Jefferson County commissioners commemorate Juneteenth holiday

Posted 6/17/22

Jefferson County commissioners unanimously adopted a resolution at their meeting Monday declaring June 19, 2022 as Juneteenth, a holiday to commemorate the end of slavery in the United …

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Jefferson County commissioners commemorate Juneteenth holiday

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Jefferson County commissioners unanimously adopted a resolution at their meeting Monday declaring June 19, 2022 as Juneteenth, a holiday to commemorate the end of slavery in the United States.

With June 19 falling on a Sunday this year, county offices will be closed on Monday, June 20 to mark the holiday.

“I know for me what it represents is the annual reminder that Americans have a responsibility to continue to grapple with our history, and part of our history is a really lovely striving to be the first plural democracy in the world,” Commissioner Kate Dean said before the proclamation was approved.

“And part of our history is that we’ve done that imperfectly, and that we continue to strive to do a better job of it,” she said.

Dean noted Jefferson County was an early adopter of the Juneteenth holiday in Washington state, and added that 2022 marks the first year that Juneteenth is a state holiday.

“I just appreciate us putting this stake in the ground and saying that this is important to us and important to our community,” added Commissioner Heidi Eisenhour.

Juneteenth recognizes June 19, 1865 when Union soldiers arrived in Galveston, Texas and proclaimed the last remaining slaves to be freed in the United States — 2 ½ years after President Lincoln signed the Emancipation Proclamation.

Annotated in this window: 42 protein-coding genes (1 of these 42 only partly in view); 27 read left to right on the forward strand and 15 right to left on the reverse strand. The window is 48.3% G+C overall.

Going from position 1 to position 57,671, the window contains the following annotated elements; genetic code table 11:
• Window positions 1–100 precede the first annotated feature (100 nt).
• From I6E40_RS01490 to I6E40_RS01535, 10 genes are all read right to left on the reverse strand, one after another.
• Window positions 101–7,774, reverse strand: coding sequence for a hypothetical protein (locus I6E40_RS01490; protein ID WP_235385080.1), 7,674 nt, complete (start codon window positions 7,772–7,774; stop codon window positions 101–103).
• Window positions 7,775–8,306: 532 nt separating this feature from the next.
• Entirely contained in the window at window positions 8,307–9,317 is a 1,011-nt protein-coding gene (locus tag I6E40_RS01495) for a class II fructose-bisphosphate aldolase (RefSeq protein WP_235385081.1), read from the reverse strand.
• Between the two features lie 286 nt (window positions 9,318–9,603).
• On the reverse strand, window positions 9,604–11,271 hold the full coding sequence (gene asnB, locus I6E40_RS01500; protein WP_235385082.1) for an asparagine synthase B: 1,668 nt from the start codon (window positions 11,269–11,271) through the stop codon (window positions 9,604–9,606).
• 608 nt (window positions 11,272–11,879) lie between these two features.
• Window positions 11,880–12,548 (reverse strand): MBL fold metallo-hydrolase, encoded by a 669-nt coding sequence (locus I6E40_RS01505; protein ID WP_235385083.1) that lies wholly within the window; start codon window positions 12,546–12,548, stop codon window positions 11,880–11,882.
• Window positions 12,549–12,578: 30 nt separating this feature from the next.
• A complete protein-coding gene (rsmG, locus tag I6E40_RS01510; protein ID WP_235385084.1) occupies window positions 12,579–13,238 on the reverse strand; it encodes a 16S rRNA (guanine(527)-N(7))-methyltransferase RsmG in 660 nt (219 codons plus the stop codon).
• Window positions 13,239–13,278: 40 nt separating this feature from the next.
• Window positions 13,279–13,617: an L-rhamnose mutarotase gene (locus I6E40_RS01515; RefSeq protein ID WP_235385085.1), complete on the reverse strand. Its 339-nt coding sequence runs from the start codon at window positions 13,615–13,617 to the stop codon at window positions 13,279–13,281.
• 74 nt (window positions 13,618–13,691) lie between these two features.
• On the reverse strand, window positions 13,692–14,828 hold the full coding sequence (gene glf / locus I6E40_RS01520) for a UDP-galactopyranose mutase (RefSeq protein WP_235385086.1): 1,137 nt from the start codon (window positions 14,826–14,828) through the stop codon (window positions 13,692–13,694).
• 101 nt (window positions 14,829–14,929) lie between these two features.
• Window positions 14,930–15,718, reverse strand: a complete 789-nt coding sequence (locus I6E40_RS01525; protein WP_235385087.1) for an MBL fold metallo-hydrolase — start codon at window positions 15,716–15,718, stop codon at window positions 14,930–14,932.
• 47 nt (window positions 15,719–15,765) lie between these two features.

The proclamation unanimously adopted by county commissioners details the legacy of slavery in the United States and the continuing systemic economic discrimination and racism that exists in the country.

It also notes: “Jefferson County has, like most counties, a history of racism dating from its inception as a result of the United States of America colonizing the land of the indigenous peoples who had stewarded these lands and waters from time immemorial — the Sklallam, Chimacum, Twanoh, Skokomish, Makah, Hoh, Quileute, Ozette, Suquamish, Quinault, and others.”

The proclamation also notes that “racism lives on to this day across the Olympic Peninsula.”

In recognizing Juneteenth as a holiday celebrating African American liberation in Jefferson County, the proclamation also calls for all residents to:

“Honor the culture and contributions that African Americans make to the fabric of our society and communities;

“Learn about and acknowledge the history and legacy of racism in the United States;

“Recognize that confronting racism is an American act in our country’s foundational aspirations to form a pluralistic democracy and a more perfect union;

“Identify the ways that racism persists in perpetuating poverty and violence;

“Take personal responsibility to call out privilege and bias in ourselves, our communities and our institutions; and

“Recommit ourselves to achieving the American ideal of equality for all, and recognition that until Black Lives Matter, we have fallen short of that promise.”

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